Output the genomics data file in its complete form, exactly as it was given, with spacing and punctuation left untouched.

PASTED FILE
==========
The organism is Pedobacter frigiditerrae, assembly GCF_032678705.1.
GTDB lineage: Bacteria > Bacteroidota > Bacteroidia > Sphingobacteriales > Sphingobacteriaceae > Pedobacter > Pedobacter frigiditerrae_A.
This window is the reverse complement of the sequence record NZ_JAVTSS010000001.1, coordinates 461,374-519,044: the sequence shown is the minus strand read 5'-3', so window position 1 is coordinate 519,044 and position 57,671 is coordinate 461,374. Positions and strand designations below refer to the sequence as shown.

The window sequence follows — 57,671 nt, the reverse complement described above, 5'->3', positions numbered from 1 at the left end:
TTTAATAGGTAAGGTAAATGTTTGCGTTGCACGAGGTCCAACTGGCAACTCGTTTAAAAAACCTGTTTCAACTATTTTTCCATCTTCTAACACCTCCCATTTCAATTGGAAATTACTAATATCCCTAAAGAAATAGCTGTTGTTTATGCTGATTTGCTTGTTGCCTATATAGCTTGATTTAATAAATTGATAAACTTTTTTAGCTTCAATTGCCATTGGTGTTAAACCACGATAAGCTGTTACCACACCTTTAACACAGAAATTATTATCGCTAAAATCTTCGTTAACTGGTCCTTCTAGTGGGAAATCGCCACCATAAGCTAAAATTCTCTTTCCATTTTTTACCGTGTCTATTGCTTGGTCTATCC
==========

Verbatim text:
The organism is Pedobacter frigiditerrae, assembly GCF_032678705.1.
GTDB lineage: Bacteria > Bacteroidota > Bacteroidia > Sphingobacteriales > Sphingobacteriaceae > Pedobacter > Pedobacter frigiditerrae_A.
This window is the reverse complement of the sequence record NZ_JAVTSS010000001.1, coordinates 461,374-519,044: the sequence shown is the minus strand read 5'-3', so window position 1 is coordinate 519,044 and position 57,671 is coordinate 461,374. Positions and strand designations below refer to the sequence as shown.

The window sequence follows — 57,671 nt, the reverse complement described above, 5'->3', positions numbered from 1 at the left end:
TTTAATAGGTAAGGTAAATGTTTGCGTTGCACGAGGTCCAACTGGCAACTCGTTTAAAAAACCTGTTTCAACTATTTTTCCATCTTCTAACACCTCCCATTTCAATTGGAAATTACTAATATCCCTAAAGAAATAGCTGTTGTTTATGCTGATTTGCTTGTTGCCTATATAGCTTGATTTAATAAATTGATAAACTTTTTTAGCTTCAATTGCCATTGGTGTTAAACCACGATAAGCTGTTACCACACCTTTAACACAGAAATTATTATCGCTAAAATCTTCGTTAACTGGTCCTTCTAGTGGGAAATCGCCACCATAAGCTAAAATTCTCTTTCCATTTTTTACCGTGTCTATTGCTTGGTCTATCC